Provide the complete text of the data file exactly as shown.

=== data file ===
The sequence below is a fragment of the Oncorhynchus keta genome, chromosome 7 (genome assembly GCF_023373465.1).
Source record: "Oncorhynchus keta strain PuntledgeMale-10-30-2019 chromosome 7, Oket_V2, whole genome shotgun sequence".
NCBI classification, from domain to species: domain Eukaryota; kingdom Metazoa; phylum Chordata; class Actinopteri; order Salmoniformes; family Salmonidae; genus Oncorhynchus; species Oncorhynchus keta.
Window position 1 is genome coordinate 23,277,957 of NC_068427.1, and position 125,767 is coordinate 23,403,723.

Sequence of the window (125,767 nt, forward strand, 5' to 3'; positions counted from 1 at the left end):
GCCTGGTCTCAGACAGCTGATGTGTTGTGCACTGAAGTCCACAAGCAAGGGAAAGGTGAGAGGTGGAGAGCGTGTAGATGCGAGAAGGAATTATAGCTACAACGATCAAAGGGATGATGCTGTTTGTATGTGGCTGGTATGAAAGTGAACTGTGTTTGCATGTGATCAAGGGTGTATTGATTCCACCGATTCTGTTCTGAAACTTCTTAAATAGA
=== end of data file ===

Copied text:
The sequence below is a fragment of the Oncorhynchus keta genome, chromosome 7 (genome assembly GCF_023373465.1).
Source record: "Oncorhynchus keta strain PuntledgeMale-10-30-2019 chromosome 7, Oket_V2, whole genome shotgun sequence".
NCBI classification, from domain to species: domain Eukaryota; kingdom Metazoa; phylum Chordata; class Actinopteri; order Salmoniformes; family Salmonidae; genus Oncorhynchus; species Oncorhynchus keta.
Window position 1 is genome coordinate 23,277,957 of NC_068427.1, and position 125,767 is coordinate 23,403,723.

Sequence of the window (125,767 nt, forward strand, 5' to 3'; positions counted from 1 at the left end):
GCCTGGTCTCAGACAGCTGATGTGTTGTGCACTGAAGTCCACAAGCAAGGGAAAGGTGAGAGGTGGAGAGCGTGTAGATGCGAGAAGGAATTATAGCTACAACGATCAAAGGGATGATGCTGTTTGTATGTGGCTGGTATGAAAGTGAACTGTGTTTGCATGTGATCAAGGGTGTATTGATTCCACCGATTCTGTTCTGAAACTTCTTAAATAGA